MS: How many times have you met someone that, once they learn who your father was, tell you that they feel that “Cats in the Cradle” was written just for them?
JC: (laughing) It happens all the time. A lot of times I tell them that the song was originally written as a poem by my mother. My mother and father collaborated on a lot of poetry and songwriting. After my younger brother, Josh, was born I think my father began thinking more about family and fatherhood. He wrote the song but didn’t know how the reaction would be to it until he started performing it live. And thus began the journey of a song that became very important to a lot of people who still tell me today how important it was to them. Any song that gets them to think about the importance of family is a great song.
MS: Does the song kindle any special memories for you when you hear it?
JC: Yeah. It reminds me of my parents. It reminds me of how excited my father was when it became a hit and went to #1. It also reminds me of all of the doors that opened once that happened, enabling all of the things he was able to do. I think it was, for him, a great moment in his career but I also think it was a little scary for him. He had a conversation with my uncle, Tom (NOTE: Tom Chapin is also an accomplished musician who still tours with members of Harry’s band. For those of you who grew up in the 1970s, Tom Chapin was the host of the great weekend television show “Make a Wish”) about being under the pressure to do it again (reach #1), but he was never able to do it again, though he certainly wrote a lot of great music after that.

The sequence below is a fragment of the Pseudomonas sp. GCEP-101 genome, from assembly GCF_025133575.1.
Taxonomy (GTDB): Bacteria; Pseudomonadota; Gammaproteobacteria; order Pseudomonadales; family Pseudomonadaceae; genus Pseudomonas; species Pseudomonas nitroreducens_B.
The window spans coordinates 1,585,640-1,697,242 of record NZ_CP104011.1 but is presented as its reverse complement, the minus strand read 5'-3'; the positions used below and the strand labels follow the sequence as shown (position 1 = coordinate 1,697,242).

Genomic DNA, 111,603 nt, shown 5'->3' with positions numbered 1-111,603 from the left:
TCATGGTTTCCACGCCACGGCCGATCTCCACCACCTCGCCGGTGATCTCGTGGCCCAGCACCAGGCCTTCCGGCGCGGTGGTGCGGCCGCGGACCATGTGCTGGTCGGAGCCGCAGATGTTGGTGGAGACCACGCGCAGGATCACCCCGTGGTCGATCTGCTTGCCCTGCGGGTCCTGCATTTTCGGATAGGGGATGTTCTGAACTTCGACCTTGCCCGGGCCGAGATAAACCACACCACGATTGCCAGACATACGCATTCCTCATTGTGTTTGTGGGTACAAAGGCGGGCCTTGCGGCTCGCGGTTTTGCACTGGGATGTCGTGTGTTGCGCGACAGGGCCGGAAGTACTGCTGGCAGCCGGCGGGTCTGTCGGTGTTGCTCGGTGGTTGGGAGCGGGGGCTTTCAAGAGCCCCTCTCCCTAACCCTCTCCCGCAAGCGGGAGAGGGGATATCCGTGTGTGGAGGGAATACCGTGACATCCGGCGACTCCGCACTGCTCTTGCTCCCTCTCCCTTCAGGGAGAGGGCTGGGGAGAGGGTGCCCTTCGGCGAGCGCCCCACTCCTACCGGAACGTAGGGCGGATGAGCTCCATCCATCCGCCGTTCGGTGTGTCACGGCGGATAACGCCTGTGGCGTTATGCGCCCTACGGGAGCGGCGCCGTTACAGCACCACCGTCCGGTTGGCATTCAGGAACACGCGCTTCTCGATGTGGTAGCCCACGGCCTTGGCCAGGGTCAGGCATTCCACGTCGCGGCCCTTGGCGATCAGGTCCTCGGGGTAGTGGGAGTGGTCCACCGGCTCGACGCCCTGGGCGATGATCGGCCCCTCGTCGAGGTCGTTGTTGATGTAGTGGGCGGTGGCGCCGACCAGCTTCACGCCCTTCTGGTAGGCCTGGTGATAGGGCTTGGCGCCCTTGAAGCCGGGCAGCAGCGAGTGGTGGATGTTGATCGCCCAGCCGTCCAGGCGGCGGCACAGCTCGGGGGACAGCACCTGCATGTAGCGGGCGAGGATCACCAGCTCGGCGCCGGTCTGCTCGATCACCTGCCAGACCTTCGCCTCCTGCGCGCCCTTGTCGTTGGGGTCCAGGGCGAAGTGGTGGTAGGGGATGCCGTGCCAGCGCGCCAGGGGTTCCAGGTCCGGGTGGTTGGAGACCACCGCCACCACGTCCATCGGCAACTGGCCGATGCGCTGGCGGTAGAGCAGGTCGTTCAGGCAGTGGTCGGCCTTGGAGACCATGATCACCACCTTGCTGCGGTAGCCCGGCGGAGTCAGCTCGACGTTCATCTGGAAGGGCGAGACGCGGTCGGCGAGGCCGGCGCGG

MS: Do you have a favorite memory that you can share about your dad?
JC: I don’t have one specific memory. I have a lot of memories of playing sports with him…going to sporting events with him. And a lot of fantastic family trips. He was the kind of person who always had a lot of energy and was always looking to do things with people that were memorable. I have so many great ones but not one that really stands out.
MS: Your dad was one of the first entertainers to use his celebrity to shine a light on an important social issue – in his case World Hunger – leading him to found his WhyHunger Organization. Was helping others very important to him?
JC: Yes. He came from a very large family that was not well off and so he had a great understanding of what other families were going through. I don’t think he took his success for granted. I actually think he felt guilty about his success and wanted to give back. It was my mother who was really raising some of the issues being felt on Long Island and I think it was a challenge to my father to understand what the issues were – what the root causes were – and to use his success to try to make a difference. By coincidence, he had a radio interview with Father Bill Ayres, who had a show called “On This Rock.” They became friends and that friendship led to discussions, which led them to decide to really do something and create an organization that looked at the root causes of hunger. It was a long process but, once he started to do it – and people realized he was willing to do benefits and get involved…he was always getting requests – it was difficult for him to say “no.” Which is why he started doing around one-hundred benefit shows a year.